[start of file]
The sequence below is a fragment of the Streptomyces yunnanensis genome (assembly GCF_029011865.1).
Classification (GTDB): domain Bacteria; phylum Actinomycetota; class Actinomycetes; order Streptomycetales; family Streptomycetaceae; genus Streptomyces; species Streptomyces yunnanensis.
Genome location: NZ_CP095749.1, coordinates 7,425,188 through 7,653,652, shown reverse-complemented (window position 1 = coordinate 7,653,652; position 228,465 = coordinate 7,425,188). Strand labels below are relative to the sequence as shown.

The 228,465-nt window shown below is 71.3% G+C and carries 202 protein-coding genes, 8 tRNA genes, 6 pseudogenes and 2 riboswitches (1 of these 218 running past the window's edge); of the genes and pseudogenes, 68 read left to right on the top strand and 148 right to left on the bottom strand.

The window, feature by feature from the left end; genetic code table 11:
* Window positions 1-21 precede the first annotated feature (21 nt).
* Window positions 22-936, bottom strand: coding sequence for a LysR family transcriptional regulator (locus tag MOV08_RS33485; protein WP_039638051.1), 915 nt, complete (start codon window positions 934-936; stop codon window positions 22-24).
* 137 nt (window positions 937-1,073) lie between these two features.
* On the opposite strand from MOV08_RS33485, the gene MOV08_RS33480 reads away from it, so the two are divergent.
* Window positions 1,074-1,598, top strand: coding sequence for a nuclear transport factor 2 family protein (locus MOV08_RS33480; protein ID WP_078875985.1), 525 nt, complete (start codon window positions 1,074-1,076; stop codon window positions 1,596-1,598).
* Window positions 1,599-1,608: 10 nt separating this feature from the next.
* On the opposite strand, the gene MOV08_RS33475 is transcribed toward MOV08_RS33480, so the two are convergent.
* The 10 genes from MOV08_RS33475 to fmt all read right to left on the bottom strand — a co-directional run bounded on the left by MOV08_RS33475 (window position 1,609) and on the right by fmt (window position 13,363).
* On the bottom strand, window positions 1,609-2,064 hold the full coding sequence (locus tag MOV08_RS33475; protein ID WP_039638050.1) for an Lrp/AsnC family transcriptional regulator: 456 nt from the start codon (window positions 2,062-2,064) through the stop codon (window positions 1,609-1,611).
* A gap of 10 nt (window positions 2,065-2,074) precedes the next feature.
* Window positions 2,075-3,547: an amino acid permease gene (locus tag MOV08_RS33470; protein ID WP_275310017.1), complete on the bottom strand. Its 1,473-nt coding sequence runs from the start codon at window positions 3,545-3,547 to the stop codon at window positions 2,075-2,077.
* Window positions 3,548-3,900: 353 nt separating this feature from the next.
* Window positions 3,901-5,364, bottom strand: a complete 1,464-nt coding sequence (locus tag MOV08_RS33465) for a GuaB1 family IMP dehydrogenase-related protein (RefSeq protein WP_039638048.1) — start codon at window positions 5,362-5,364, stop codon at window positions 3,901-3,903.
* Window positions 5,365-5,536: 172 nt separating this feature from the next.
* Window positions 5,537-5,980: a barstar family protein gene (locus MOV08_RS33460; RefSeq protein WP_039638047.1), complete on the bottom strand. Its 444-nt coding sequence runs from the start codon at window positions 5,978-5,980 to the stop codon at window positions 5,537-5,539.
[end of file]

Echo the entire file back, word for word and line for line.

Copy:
The sequence below is a fragment of the Streptomyces yunnanensis genome (assembly GCF_029011865.1).
Classification (GTDB): domain Bacteria; phylum Actinomycetota; class Actinomycetes; order Streptomycetales; family Streptomycetaceae; genus Streptomyces; species Streptomyces yunnanensis.
Genome location: NZ_CP095749.1, coordinates 7,425,188 through 7,653,652, shown reverse-complemented (window position 1 = coordinate 7,653,652; position 228,465 = coordinate 7,425,188). Strand labels below are relative to the sequence as shown.

The 228,465-nt window shown below is 71.3% G+C and carries 202 protein-coding genes, 8 tRNA genes, 6 pseudogenes and 2 riboswitches (1 of these 218 running past the window's edge); of the genes and pseudogenes, 68 read left to right on the top strand and 148 right to left on the bottom strand.

The window, feature by feature from the left end; genetic code table 11:
* Window positions 1-21 precede the first annotated feature (21 nt).
* Window positions 22-936, bottom strand: coding sequence for a LysR family transcriptional regulator (locus tag MOV08_RS33485; protein WP_039638051.1), 915 nt, complete (start codon window positions 934-936; stop codon window positions 22-24).
* 137 nt (window positions 937-1,073) lie between these two features.
* On the opposite strand from MOV08_RS33485, the gene MOV08_RS33480 reads away from it, so the two are divergent.
* Window positions 1,074-1,598, top strand: coding sequence for a nuclear transport factor 2 family protein (locus MOV08_RS33480; protein ID WP_078875985.1), 525 nt, complete (start codon window positions 1,074-1,076; stop codon window positions 1,596-1,598).
* Window positions 1,599-1,608: 10 nt separating this feature from the next.
* On the opposite strand, the gene MOV08_RS33475 is transcribed toward MOV08_RS33480, so the two are convergent.
* The 10 genes from MOV08_RS33475 to fmt all read right to left on the bottom strand — a co-directional run bounded on the left by MOV08_RS33475 (window position 1,609) and on the right by fmt (window position 13,363).
* On the bottom strand, window positions 1,609-2,064 hold the full coding sequence (locus tag MOV08_RS33475; protein ID WP_039638050.1) for an Lrp/AsnC family transcriptional regulator: 456 nt from the start codon (window positions 2,062-2,064) through the stop codon (window positions 1,609-1,611).
* A gap of 10 nt (window positions 2,065-2,074) precedes the next feature.
* Window positions 2,075-3,547: an amino acid permease gene (locus tag MOV08_RS33470; protein ID WP_275310017.1), complete on the bottom strand. Its 1,473-nt coding sequence runs from the start codon at window positions 3,545-3,547 to the stop codon at window positions 2,075-2,077.
* Window positions 3,548-3,900: 353 nt separating this feature from the next.
* Window positions 3,901-5,364, bottom strand: a complete 1,464-nt coding sequence (locus tag MOV08_RS33465) for a GuaB1 family IMP dehydrogenase-related protein (RefSeq protein WP_039638048.1) — start codon at window positions 5,362-5,364, stop codon at window positions 3,901-3,903.
* Window positions 5,365-5,536: 172 nt separating this feature from the next.
* Window positions 5,537-5,980: a barstar family protein gene (locus MOV08_RS33460; RefSeq protein WP_039638047.1), complete on the bottom strand. Its 444-nt coding sequence runs from the start codon at window positions 5,978-5,980 to the stop codon at window positions 5,537-5,539.